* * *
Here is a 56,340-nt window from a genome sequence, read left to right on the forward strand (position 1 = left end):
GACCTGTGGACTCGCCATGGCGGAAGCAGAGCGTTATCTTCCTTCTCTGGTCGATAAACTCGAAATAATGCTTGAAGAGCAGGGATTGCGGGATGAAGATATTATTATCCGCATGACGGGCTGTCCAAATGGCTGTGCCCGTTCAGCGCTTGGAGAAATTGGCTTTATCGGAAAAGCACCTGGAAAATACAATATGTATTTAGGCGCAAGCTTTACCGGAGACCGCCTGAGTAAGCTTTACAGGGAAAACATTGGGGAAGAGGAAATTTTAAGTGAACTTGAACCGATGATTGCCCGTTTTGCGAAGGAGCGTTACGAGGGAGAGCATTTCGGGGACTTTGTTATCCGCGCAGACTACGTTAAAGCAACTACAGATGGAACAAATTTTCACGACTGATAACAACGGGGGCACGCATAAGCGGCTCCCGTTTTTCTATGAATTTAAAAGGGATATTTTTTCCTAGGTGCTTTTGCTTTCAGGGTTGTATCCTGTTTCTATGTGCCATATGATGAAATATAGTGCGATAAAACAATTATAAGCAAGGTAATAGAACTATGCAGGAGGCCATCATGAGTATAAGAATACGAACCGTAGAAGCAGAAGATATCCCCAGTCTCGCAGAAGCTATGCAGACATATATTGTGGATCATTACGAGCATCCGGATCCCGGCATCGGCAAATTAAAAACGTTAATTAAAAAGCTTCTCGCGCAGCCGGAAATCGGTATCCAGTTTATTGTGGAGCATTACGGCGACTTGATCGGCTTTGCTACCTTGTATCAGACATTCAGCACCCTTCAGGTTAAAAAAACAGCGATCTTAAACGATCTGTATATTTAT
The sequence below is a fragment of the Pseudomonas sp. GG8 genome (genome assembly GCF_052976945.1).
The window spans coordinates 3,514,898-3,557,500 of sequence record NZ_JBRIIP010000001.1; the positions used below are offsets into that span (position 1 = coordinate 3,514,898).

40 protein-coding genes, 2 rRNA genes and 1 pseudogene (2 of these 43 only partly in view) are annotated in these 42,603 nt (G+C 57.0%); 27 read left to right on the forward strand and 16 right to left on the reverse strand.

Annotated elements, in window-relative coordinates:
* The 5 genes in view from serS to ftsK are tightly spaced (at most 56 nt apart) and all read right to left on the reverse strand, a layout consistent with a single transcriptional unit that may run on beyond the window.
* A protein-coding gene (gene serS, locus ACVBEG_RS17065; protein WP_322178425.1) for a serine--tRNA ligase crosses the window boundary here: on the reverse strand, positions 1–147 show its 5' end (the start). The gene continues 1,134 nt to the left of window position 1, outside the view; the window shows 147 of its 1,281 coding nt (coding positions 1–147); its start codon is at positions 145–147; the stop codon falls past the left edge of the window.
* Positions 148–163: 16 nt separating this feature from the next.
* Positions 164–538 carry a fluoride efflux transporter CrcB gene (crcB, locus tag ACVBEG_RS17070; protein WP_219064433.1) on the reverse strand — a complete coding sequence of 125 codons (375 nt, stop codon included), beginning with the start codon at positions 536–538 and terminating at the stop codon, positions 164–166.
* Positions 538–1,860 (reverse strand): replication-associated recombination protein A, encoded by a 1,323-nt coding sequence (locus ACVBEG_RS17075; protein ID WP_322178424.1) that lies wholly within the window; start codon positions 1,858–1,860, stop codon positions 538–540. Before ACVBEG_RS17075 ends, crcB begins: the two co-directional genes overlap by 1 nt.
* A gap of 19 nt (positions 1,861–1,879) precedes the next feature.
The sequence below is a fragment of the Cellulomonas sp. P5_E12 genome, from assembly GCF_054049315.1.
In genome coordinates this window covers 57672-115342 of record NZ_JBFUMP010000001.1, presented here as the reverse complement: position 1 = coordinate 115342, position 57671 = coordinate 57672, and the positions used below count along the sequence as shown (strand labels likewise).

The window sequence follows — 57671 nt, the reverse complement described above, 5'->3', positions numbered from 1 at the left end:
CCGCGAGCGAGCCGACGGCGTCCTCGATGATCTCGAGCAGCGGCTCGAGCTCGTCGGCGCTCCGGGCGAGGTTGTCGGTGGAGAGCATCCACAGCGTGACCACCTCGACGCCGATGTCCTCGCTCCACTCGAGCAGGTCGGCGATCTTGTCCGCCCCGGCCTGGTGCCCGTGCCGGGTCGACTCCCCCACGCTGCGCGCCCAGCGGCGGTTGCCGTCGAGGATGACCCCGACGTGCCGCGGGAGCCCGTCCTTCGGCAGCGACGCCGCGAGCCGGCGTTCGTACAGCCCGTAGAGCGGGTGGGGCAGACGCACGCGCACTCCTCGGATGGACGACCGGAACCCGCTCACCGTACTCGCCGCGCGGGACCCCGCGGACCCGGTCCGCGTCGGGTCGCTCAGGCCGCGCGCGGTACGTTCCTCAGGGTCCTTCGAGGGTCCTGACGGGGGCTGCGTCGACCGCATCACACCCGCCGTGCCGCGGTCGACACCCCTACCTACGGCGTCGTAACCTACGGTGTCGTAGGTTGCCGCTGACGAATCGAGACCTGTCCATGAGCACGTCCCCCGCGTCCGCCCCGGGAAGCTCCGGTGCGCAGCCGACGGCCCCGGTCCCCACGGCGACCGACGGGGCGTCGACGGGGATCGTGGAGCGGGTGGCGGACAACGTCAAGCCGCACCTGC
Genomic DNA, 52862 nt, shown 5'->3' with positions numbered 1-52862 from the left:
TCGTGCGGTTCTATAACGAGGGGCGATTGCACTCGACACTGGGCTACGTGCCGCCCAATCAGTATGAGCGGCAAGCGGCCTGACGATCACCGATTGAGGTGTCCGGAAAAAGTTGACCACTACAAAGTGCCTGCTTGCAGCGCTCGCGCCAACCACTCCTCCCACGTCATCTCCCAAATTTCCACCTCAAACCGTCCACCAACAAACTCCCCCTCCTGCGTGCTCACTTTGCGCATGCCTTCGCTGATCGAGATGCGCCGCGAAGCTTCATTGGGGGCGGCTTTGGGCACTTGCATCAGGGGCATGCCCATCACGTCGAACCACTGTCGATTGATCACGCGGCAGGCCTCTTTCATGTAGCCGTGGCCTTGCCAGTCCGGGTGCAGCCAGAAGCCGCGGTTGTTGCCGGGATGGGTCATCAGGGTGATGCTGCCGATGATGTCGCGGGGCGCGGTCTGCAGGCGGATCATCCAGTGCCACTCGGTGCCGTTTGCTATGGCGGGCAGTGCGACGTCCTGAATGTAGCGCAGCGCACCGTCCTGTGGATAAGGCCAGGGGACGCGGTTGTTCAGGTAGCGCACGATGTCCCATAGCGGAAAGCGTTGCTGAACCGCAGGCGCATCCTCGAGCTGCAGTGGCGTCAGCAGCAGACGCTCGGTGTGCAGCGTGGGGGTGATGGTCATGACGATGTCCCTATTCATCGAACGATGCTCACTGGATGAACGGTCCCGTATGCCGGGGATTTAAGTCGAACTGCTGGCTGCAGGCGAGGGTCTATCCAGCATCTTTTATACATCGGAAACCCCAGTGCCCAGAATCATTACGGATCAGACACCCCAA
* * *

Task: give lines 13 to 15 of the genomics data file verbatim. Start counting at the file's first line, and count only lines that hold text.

The sequence below is a fragment of the Cellulomonas sp. P5_E12 genome, from assembly GCF_054049315.1.
In genome coordinates this window covers 57672-115342 of record NZ_JBFUMP010000001.1, presented here as the reverse complement: position 1 = coordinate 115342, position 57671 = coordinate 57672, and the positions used below count along the sequence as shown (strand labels likewise).

The window sequence follows — 57671 nt, the reverse complement described above, 5'->3', positions numbered from 1 at the left end: